This is where you need to explain - the 'elevator pitch' - what your idea is about. You should work hard to refine this, as this is where the 'sell' comes to life. And keep working on it, because we do limit your work to about 100 words.

This is where your idea starts to take shape, and potential partners can see where it might be used.100 word maximum.

Is your product/service aimed at businesses? (For example, a company would need a large photocopier, not an individual); is it aimed at both business and consumers? (For example, an anti-virus software could be used by both); or is it aimed only at consumers? (for example, a new type of food product)

This is where we want to know your thoughts. You don’t have to have done lots of market research – many successful companies just started with an idea. But you may have seen a need that no-one else has identified, and that’s what a potential partner is looking for - 100 word maximum.

Great businesses have an idea about how their core customer would be, often narrowing it down quite tightly. That doesn’t mean that other people wouldn’t buy it, but having that core customer means that sales, marketing and promotional activities can be targeted effectively - 100 word maximum.

Having a great idea is part of it; now it’s important to think about how you communicate with them. There are numerous channels; but remember, advertising in newspapers, or on prime-time TV can be an expensive business. You don’t need to know all the answers, but your thoughts would be welcome - 100 word maximum.

You may have spoken with other potential about this idea, so share these ideas – and their feedback. Don’t be concerned if they said no or expressed doubt; all great ideas go through the same process. However, it’s all helpful to a potential partner - 100 word maximum.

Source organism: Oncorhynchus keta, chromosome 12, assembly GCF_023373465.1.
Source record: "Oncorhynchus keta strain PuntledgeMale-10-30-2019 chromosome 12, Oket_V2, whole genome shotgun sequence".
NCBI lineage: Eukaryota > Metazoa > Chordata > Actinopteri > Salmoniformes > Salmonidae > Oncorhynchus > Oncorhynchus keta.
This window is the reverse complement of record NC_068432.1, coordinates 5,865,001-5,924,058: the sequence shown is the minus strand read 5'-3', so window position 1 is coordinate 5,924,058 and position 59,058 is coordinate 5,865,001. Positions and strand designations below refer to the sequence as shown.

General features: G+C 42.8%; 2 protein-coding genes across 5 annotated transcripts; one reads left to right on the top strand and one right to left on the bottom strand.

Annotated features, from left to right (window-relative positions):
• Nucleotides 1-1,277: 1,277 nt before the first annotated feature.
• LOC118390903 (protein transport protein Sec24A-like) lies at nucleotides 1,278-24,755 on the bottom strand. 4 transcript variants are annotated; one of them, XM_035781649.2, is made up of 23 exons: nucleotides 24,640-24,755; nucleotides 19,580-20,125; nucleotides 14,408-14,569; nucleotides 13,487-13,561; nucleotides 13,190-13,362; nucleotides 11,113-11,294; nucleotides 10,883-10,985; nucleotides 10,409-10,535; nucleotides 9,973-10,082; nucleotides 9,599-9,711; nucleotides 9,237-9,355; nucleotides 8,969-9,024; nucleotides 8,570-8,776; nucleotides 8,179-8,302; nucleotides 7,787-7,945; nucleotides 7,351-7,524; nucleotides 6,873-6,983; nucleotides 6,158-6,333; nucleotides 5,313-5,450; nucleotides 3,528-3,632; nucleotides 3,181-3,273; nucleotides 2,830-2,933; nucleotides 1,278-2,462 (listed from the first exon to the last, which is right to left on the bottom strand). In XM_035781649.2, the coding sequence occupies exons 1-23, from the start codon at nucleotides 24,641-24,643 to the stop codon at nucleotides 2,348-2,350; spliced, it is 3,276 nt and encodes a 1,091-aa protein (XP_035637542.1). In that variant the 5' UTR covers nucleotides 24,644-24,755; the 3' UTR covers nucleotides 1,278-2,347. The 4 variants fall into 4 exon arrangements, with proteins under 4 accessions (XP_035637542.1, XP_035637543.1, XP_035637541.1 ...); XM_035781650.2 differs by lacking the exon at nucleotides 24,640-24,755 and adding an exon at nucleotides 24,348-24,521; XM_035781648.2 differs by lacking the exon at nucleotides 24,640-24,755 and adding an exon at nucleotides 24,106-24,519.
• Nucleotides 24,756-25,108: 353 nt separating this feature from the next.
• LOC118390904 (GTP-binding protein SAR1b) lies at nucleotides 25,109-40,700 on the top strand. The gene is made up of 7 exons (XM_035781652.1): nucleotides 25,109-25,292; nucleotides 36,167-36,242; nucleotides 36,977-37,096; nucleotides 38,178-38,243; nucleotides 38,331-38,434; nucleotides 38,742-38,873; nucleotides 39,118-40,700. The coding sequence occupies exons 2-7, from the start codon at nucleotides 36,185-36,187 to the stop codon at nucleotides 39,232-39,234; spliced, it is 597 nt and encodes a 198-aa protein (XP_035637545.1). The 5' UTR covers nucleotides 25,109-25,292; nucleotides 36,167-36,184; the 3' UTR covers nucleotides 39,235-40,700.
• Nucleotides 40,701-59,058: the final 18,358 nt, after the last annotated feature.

‘There is no failure, only feedback,’ as some wise person said. However, a potential partner would love to hear what you’ve had back from people you’ve shared with, even if it’s just anecdotal and ‘gut’ reaction. Often that’s a great place to start.

Supporting material could be a copy of an email, a PowerPoint presentation, some artwork or technical drawing, (even if done by yourself, rather than a ‘professional,’ a design on a table napkin; anything, in fact, that you feel will help a potential partner understand what your idea is about. Describe what you are attaching, and remember to attach it before you submit your proposal

You can choose what level of involvement you want. Be aware that, the less your choice of involvement, the less likely to you will be to receive any upfront payment, and any share/equity will be minimal. However, choosing this option also means you will have no financial risk. Your answer is only an indication at this stage; you can discuss it further with a potential partner.

If you have any kind of agreement (in writing or verbal) with anyone else who may have helped you with this idea, it’s important to add their details. Many successful businesses and partnerships have been ruined early on because of a lack of clarity over who ‘owns’ what shares in an idea. Honesty is the best policy

You don’t need to add anything, but if we’ve failed to ask the right questions, here’s your chance to put in anything relevant that you feel may help a potential partner.

For legal reasons, if you’re under 18, we need a signature of a parent or guardian supporting your application. It’s easy enough; click on this link and email them the document which will appear. They need to sign it and send it back to us.

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